Throughout the 20th and into the 21st century, Mexico has navigated the challenges of industrialization, political unrest, and social change. Today, it stands as a nation proud of its rich history, diverse culture, and significant contributions to world art and literature. And, of course, who could forget the contributions of Mexican cuisine to the world? This complex history of conquest and resistance can also be seen in Mexican Spanish, as it blends pre-Columbian words and accents with Spanish.

If you’re keen to learn more about Mexican history, we recently published a guide to Mexican culture, where you’ll be able to learn more about Mexico’s geography, indigenous groups, art, traditions, and festivals.

Difference in phonetics and pronunciation between Mexican and Puerto Rican Spanish

If you’ve met people from both places (or better yet, have had the pleasure to visit!), then you already know that Mexican and Puerto Rican Spanish show notable phonetic and pronunciation differences. Here are a few reasons why they sound so different:

Crowd in Mexico.

The Puerto Rican variety

Puerto Rican Spanish is heavily influenced by its large proportion of Afro-Puerto Ricans. This includes unique vocabulary, slang, expressions, and intonation patterns rooted in African languages. Words like “bambé” (a festive gathering with drumming and dancing) and certain rhythmic speech patterns in colloquial Puerto Rican Spanish showcase this African legacy. Here are concrete examples of how Puerto Rican Spanish is unique:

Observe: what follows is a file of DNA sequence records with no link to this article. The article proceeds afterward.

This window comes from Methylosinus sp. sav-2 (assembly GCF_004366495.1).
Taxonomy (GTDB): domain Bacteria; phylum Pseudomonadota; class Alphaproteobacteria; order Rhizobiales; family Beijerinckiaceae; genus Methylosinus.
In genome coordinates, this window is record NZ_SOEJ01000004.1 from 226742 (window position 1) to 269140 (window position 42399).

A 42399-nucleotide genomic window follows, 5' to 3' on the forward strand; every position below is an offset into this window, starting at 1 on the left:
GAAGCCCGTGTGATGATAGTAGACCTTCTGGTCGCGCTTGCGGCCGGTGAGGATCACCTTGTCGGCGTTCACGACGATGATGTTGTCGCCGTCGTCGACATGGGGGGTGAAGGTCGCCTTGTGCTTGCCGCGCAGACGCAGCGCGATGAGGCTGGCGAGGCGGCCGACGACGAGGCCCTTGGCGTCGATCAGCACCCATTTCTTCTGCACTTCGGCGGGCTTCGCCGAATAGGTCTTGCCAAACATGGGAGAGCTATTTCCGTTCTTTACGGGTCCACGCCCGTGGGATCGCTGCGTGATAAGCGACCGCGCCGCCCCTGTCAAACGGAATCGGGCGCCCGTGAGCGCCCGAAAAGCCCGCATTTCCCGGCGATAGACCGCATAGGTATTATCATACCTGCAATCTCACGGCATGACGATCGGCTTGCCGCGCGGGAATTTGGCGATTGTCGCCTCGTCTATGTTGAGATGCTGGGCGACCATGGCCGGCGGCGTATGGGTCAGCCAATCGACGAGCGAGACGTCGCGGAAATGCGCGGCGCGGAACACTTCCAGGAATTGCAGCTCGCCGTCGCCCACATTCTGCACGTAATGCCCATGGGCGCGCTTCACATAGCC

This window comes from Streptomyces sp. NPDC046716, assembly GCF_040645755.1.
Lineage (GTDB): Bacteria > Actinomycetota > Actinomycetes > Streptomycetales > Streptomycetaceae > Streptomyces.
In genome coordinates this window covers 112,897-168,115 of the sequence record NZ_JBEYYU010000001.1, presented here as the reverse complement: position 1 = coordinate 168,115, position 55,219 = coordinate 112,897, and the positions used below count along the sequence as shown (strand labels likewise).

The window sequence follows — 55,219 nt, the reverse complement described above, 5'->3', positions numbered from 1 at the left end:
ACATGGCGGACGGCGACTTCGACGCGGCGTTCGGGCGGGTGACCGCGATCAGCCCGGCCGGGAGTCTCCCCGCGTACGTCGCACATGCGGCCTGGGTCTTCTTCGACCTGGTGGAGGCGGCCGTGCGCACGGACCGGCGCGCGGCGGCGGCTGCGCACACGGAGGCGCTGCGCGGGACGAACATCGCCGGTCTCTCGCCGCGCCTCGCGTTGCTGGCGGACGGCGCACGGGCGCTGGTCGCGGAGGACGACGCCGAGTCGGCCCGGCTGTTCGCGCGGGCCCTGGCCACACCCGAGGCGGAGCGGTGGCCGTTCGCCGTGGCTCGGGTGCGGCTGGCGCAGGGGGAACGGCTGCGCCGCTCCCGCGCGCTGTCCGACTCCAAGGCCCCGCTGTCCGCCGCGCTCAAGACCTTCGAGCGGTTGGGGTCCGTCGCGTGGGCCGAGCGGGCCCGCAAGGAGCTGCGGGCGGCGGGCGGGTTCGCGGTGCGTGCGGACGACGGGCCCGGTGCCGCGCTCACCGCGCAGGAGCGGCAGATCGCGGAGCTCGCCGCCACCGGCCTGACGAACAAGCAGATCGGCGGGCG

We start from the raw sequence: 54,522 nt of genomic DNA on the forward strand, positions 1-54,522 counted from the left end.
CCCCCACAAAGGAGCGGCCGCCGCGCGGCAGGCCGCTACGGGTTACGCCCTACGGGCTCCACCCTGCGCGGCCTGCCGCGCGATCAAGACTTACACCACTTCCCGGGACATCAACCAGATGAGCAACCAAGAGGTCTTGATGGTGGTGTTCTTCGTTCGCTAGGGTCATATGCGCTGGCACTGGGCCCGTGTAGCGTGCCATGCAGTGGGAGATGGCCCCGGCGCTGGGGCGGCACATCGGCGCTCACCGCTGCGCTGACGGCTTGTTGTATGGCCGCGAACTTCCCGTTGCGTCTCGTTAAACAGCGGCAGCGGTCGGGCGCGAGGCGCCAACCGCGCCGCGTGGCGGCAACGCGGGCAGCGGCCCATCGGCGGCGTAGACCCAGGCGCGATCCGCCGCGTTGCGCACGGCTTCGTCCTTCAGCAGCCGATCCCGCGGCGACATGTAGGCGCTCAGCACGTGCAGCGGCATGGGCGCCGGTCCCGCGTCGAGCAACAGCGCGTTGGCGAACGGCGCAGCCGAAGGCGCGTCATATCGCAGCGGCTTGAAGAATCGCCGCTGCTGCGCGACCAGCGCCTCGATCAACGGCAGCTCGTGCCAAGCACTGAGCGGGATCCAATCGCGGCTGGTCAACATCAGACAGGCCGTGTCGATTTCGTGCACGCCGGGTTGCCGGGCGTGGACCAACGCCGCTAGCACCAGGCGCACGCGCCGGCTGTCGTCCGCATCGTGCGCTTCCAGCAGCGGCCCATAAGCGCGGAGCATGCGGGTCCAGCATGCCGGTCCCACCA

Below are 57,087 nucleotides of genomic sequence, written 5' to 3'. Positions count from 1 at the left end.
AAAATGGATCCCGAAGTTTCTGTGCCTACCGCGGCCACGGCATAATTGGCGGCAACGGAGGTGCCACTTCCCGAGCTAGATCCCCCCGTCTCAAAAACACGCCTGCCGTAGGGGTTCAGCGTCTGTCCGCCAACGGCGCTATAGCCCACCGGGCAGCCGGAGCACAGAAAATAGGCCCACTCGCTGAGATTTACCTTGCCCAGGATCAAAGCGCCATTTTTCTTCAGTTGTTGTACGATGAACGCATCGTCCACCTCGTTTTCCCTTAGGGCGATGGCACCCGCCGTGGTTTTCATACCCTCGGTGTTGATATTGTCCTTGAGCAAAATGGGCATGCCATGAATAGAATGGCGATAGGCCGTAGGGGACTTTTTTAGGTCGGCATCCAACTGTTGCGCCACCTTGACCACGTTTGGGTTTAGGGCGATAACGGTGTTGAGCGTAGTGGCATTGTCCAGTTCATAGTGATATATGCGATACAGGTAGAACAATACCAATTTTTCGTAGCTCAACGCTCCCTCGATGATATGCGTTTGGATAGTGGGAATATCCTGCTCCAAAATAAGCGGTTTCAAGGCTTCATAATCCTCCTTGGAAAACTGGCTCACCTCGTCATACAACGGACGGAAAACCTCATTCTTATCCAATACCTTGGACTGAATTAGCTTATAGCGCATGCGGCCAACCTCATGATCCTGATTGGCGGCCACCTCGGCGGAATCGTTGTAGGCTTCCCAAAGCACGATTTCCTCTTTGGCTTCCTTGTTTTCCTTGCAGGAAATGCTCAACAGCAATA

The letter R

The pronunciation of the letter R can vary notably, especially when it appears at the end of a word or before a consonant. Unlike the trilled R sound common in Mexican Spanish, Puerto Ricans often pronounce it softly, almost like an L sound. For example, “Puerto” in Puerto Rico may sound closer to “Puelto.”

Additionally, the single R at the beginning of a word or between vowels is pronounced with a softer flap, similar to the American English pronunciation of the letter T in “water.”

The letter D

In Puerto Rican Spanish, when the letter D comes at the end of a syllable, people often don't pronounce it strongly, or they might not say it at all. It's like the D gets softer or disappears when you're speaking. When the D appears between vowels, it’s typically softened to the point of barely being pronounced, making it sound like a soft TH sound in English as in “this” or to be eliminated completely. For example, “cansado” might be pronounced more like “cansao.”

The letter S